Mike Laird
Status: Member
Member Since: February 22, 2010
Last Visit:December 8, 2017
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Mike Laird

Mike Laird is a student at the Eastman Community Music School, but not your typical student. After a business career in places like Xerox, Citicorp, and McKinsey & Co., he started violin lessons with the objective of jazz improvisation. He studies both classical violin and jazz improvisation. He has had a series of jazz coaches from the Eastman School playing trumpet, guitar, string bass, and drum set. They quickly led him to the realization that specific technique development is necessary for jazz improvisation. After not finding the necessary arpeggio and rhythm exercises in existing violin literature, he started creating these exercises initially to build his own improvisation technique. His book, Arpeggios, Rhythms, and Scales: Fundamental Techniques for Jazz Improvisation on the Violin, is now available.

Among the many helpful things in this new book, its breakthrough contribution to the violin literature is its easy-to-remember fingerings for seventh arpeggios (the equivalent of tablatures for guitar) in all 12 keys. Though many fingerings are possible on the violin, the fingerings in this book have been selected to make them easy to remember while the creative mind concentrates on improvising something delightful. The fingerings are either repeated patterns or stay in a particular, familiar position as long as possible before going up the fingerboard in a repeated pattern. Numerous choices are provided for each key, and many of the fingerings are the same in each key. That’s less to memorize. A student of improvisation still has much to learn, but the frustration of thinking through “which string, which position, which finger” for every next note has been eliminated. It may save your student years of time. If your student is ready to move beyond introductory books, this book is essential to build solid technique that will take your student to new levels in many music styles, including classical.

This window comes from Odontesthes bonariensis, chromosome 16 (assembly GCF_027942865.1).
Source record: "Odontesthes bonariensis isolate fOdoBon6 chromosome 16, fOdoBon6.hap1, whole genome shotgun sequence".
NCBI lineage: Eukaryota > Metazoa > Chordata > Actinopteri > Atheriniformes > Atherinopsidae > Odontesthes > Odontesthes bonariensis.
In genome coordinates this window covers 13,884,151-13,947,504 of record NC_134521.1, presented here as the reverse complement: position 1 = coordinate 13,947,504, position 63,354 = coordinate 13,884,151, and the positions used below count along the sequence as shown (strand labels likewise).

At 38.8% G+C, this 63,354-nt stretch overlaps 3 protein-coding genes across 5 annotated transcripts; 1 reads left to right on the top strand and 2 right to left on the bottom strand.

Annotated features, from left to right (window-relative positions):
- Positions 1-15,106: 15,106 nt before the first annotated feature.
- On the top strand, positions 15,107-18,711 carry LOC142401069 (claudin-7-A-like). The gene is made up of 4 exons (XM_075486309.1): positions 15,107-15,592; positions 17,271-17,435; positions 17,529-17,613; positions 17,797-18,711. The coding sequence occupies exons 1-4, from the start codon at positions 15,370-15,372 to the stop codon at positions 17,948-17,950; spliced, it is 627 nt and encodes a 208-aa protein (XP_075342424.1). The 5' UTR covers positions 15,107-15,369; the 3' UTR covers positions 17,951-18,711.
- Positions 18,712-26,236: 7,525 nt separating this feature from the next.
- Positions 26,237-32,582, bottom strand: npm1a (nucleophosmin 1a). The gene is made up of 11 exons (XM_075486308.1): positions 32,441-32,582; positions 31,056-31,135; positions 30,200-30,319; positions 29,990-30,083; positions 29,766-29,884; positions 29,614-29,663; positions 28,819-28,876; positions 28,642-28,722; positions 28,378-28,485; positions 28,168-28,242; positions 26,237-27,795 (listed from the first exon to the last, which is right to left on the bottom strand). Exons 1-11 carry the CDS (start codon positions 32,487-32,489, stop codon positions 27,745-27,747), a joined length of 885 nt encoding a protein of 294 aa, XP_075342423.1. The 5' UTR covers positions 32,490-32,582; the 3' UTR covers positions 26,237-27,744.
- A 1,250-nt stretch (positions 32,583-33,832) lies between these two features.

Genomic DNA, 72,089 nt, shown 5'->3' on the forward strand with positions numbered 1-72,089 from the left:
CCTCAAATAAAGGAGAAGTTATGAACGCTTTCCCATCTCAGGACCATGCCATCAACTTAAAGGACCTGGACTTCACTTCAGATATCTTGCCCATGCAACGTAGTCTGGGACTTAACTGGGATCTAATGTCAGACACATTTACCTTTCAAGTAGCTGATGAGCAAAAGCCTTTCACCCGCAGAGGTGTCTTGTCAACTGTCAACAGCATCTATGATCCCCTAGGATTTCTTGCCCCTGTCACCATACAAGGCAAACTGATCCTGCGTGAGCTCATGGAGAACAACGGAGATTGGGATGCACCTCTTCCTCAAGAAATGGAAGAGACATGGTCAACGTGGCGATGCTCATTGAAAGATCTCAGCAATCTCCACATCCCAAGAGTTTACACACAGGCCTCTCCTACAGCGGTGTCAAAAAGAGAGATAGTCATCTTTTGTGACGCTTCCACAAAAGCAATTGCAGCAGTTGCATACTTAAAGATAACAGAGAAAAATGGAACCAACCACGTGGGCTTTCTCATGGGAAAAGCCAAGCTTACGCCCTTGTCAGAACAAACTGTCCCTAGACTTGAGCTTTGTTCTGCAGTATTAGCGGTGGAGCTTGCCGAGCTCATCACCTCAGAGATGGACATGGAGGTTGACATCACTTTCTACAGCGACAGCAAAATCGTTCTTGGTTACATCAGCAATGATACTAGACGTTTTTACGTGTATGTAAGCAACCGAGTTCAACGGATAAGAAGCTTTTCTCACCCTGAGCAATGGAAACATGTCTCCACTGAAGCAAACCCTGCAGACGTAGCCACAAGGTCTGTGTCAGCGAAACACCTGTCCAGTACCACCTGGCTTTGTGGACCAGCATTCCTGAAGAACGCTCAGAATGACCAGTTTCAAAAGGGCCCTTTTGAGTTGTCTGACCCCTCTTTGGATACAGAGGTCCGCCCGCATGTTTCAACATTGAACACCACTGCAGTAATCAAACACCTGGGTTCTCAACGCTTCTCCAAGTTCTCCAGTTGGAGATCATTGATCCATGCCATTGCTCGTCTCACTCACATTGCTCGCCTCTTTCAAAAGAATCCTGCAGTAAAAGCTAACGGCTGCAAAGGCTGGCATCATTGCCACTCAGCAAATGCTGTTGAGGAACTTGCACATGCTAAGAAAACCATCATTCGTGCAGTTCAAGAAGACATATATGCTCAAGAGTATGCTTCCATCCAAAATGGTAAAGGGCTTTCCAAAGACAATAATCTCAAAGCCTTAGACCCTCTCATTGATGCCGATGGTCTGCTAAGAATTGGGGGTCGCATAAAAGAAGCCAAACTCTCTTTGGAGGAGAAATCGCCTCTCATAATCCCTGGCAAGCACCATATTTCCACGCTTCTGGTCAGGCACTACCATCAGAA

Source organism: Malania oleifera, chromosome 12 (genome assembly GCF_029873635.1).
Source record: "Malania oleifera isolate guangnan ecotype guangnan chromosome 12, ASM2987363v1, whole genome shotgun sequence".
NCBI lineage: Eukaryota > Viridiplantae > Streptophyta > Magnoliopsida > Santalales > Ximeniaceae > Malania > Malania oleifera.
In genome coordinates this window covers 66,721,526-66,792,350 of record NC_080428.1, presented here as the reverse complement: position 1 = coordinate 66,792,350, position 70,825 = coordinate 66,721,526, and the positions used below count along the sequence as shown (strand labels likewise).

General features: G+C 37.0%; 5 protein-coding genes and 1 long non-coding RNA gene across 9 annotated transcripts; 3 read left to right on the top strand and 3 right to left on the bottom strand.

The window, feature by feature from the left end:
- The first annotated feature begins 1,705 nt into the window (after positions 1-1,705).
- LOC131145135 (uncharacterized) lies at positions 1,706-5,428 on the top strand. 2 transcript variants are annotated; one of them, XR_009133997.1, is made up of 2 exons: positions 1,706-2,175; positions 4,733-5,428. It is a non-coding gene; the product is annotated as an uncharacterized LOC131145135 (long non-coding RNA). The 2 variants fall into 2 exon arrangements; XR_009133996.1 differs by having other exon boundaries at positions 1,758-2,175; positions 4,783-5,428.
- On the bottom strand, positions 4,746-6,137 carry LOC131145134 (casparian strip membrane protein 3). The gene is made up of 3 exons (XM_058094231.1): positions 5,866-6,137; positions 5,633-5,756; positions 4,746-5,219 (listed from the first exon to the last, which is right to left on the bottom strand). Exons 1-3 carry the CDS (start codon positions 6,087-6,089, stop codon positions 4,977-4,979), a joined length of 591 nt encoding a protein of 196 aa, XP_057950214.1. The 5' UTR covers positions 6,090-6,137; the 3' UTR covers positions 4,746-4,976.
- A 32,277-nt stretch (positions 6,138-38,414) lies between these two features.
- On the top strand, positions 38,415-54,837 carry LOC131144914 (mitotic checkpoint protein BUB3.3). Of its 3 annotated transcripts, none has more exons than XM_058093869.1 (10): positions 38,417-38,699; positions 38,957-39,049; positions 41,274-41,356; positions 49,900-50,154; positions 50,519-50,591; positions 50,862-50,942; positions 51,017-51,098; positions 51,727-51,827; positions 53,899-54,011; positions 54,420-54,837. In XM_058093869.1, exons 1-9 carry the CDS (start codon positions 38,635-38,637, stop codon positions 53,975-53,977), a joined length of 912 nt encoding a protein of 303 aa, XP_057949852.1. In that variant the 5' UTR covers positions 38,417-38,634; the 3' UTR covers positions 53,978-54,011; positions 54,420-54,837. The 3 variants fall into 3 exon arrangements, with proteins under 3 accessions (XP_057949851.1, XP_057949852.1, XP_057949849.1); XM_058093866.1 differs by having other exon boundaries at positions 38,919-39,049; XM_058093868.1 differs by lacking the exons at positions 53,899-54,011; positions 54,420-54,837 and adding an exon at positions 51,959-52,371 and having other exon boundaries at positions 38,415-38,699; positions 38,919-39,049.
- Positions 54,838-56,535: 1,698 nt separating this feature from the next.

This book also presents comprehensive technique development for improvisation. It has numerous exercises using typical jazz rhythms. One of these exercises re-interprets Kreutzer No. 8 in an innovative way to build familiarity with jazz rhythms and develop the mental ability to hear a rhythm and then use it with different notes over different chords, as improvisers so often do. Frequently used jazz scales, e.g., modal scales, bebop scales, are provided in three octaves. As with the arpeggios, a beginning student can start with one or two octaves and learn the third octave later in another pass through the exercises. Bowing exercises are included, e.g., to develop swing rhythm, and to develop the colle’ front end on notes for rhythmic pulse. A short introduction to jazz music theory gives useful summaries of commonly used concepts in improvisation. Overall, the book provides a variety of improvisation exercises that can build a wide range of skills - from ear training, to navigating the fingerboard, to shaping the form of an improvised solo. Importantly, teachers’ needs are included in the book, as it provides numerous teaching suggestions for each of the book’s sections.